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There’s something about Jane (Austen)...


Jane Austen died aged only 41, didn’t marry, never had children and lived out her days in the south of England, rarely straying from the genteel and orthodox social circle into which she was born. She completed only six full length novels, and tasted only brief and limited fame in her lifetime.

Yet, almost 200 years after her death, she is one of the world’s most revered writers, a literary giant, her life the topic of dozens of biographies, her work the subject of thousands of academic studies. In recent decades, her novels have frequently been adapted for television and film. The internet has spawned countless blogs and websites on which all things Austen are analysed and adored. There are mugs, and tea towels, and t-shirts, and books of Jane Austen quotations, and instructions on just how manners maketh man - and woman - according to her expert word.

Novels have been written in imitation of her own, in tribute to her own and in completion of her own. There are sequels, parodies and eroticised versions of her writings, and, most entertainingly perhaps, contemporary mash-ups, including recent bestseller Pride and Prejudice and Zombies, which bears the subtitle, ‘The Classic Regency Romance - now with Ultraviolent Zombie Mayhem!’ Jane, who was not at all averse to a good parody, and wrote several of her own, would probably have found all this adoring preoccupation with her work highly amusing. As she once wrote:

‘I could not sit seriously down to write a serious romance under any other motive than to save my life, and if it were indispensable for me to keep it up and never relax into laughing at myself or other people, I am sure I should be hung before I had finished the first chapter’.

In this hyper-connected world, why do we still care so much for her stories, drawn in the far-off days of the late eighteenth and early nineteenth centuries on to such a small canvas, ‘the little bit (two inches wide) of ivory on which I work with so fine a brush’, as Jane Austen herself once called it. ‘You are now collecting our People delightfully, getting them exactly into such a spot as is the delight of my life; 3 or 4 Families in a Country Village is the very thing to work on,’ she advised her aspiring novelist niece Anna, in 1814.Her own novels rarely extend beyond these parameters, and the biggest dramas we encounter are broken engagements, sprained ‘ancles’ and that now quaint social crime: elopement.

Despite the fact that she lived in turbulent times, there are no wars in Jane Austen. Poverty and rural crime, which was all too present even in her limited world, rate scarcely a mention. Her plots can be summarised as: girl meets boy and eventually, after varying obstacles are overcome, they marry.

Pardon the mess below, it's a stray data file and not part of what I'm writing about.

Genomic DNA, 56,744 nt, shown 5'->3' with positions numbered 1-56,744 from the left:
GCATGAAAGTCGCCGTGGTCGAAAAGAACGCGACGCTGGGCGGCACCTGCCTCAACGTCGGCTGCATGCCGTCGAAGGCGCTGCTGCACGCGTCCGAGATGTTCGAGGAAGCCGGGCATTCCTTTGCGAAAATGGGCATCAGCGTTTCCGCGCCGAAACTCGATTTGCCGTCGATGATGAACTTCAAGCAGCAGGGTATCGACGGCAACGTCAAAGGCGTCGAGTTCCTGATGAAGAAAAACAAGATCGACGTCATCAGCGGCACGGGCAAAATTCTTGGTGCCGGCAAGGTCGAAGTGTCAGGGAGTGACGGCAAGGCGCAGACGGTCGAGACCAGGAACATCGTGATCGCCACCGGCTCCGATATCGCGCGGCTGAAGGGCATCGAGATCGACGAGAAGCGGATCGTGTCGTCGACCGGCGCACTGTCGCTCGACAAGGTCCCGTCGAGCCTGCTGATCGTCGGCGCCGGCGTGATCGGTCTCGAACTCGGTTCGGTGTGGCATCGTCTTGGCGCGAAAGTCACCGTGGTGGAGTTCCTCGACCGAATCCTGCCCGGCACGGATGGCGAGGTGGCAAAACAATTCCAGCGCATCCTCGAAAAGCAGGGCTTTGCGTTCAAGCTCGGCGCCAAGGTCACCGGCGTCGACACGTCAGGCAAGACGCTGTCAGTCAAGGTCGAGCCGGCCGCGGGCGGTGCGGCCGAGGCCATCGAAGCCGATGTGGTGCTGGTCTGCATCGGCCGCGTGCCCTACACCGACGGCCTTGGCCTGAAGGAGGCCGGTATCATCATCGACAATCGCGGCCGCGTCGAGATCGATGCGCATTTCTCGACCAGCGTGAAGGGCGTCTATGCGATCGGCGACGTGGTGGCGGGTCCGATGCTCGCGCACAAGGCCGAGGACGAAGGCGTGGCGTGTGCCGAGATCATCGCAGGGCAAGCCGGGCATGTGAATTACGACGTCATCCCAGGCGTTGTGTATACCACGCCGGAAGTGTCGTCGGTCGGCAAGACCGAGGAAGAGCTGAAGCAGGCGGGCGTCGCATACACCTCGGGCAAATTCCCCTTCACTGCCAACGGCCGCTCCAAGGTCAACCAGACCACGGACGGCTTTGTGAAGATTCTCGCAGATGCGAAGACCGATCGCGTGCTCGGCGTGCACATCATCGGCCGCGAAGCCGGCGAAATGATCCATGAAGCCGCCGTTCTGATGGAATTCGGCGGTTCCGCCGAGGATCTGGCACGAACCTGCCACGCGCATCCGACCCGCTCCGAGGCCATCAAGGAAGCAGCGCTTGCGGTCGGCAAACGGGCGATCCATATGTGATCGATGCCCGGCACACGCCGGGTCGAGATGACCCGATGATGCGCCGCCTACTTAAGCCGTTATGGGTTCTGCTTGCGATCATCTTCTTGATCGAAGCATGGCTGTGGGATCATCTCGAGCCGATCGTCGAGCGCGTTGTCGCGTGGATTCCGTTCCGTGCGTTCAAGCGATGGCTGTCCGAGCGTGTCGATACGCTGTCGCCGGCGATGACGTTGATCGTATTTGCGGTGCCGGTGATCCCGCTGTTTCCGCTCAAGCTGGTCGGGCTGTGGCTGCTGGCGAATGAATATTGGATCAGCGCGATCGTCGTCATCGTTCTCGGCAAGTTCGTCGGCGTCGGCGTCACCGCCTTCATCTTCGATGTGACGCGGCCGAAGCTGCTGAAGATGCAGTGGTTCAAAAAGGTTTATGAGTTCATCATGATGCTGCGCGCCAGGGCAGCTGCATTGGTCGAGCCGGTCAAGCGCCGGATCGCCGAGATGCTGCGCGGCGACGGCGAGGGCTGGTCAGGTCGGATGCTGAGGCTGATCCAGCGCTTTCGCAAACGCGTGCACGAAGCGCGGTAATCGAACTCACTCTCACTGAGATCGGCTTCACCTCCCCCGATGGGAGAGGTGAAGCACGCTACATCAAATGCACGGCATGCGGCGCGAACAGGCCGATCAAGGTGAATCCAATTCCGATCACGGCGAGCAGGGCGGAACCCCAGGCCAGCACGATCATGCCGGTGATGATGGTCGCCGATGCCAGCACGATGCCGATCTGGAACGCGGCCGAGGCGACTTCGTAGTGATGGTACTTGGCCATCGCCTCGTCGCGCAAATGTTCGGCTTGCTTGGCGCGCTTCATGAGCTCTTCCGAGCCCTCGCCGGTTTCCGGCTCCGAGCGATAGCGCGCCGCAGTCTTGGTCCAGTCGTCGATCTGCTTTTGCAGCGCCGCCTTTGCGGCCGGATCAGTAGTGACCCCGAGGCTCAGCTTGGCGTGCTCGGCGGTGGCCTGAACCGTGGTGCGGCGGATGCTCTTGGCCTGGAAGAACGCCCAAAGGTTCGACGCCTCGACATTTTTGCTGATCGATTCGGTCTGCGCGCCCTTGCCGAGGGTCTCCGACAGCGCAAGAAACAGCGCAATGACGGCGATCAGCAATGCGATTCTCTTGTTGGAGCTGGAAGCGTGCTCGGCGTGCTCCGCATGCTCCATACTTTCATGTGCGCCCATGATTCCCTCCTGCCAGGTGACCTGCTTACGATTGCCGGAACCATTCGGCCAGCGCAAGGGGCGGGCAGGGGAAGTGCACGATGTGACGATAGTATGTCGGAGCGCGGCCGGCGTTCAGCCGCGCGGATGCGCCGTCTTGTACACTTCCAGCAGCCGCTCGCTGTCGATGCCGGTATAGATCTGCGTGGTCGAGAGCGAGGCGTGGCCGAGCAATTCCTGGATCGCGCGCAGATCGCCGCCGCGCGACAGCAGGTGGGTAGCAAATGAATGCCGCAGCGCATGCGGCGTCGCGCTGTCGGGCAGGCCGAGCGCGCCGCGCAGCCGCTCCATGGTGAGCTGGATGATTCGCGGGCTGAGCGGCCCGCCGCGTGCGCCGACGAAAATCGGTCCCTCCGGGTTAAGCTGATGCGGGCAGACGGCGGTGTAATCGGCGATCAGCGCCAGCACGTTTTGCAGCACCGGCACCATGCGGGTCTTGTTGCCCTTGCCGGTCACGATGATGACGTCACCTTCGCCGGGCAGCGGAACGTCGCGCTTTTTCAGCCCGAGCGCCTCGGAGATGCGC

And yet there’s still something about Jane, far beyond the famous romances which are the subject of her novels. Over 200 years after they were written they still capture the complexities of human beings, and the nuances of their relationships, with all their joys, tensions, contradictions and ironies - and they continue to beguile readers the world over.

This spinster novelist with little experience of the wider world, raised on a diet of swooning, unrealistic tales of love and scandal, was a genius at observing and describing ordinary human behaviour. Her narratives are immensely satisfying because of the sophistication of their construction and the precise brilliance of the style with which they are told. Her dialogue never sounds less than true.

Sir Walter Scott, the most popular novelist of his day, was one of the first to recognise Austen’s talent in this respect, declaring himself envious of her ‘exquisite touch which renders ordinary common-place things and characters interesting from the truth of the description and the sentiment’. Genteel ladies and gentlemen, whose behaviour rarely deviates from acceptable social norms, her characters may be, but as she declares in Emma, what Jane Austen understood so well was that ‘seldom, very seldom does complete truth belong to any human discourse’.

Scratch the surface of her characters’ polite social exchanges and universal, timeless human dilemmas emerge. Is this man all he seems to be? Is my friend true? Am I really in love? Hypochondriacs are annoying. Some girls are very silly. Some men are only out for what they can get. Some women only care about money. Austen’s insights into what goes on in the human head and heart beneath the social veneer are second to none. The smallest telling detail - a word, a turn of phrase, a witty aside, a foolish remark, a look, a look away - can reveal the innermost workings of her characters’ hearts and minds.

Virginia Woolf once remarked that of all great writers, Jane Austen was ‘the most difficult to catch in the act of greatness’. It is her minute attention to detail that makes Austen such a giant of a writer and such a favourite of so many readers. Her novels can be returned to again and again, throughout life, because on each reading they will reveal something new. Read her as a teenager and, despite Jane’s own protestations that she couldn’t write a ‘serious romance’ to save her life, her novels present themselves as love stories, where the heroine always gets the right man in the end, but finds out things she needs to know about him and about herself along the way. Read them when older, and perhaps more cynical about life and relationships, and her characters reveal not so much their romantic aspirations but the extent to which property, status, health and wealth preoccupy them.

In short, Jane Austen’s stories give her readers a profound sense of her characters’ inner lives. Whatever your thoughts on Austen, her influence, especially on other writers, cannot be underestimated.

By Caroline Sanderson

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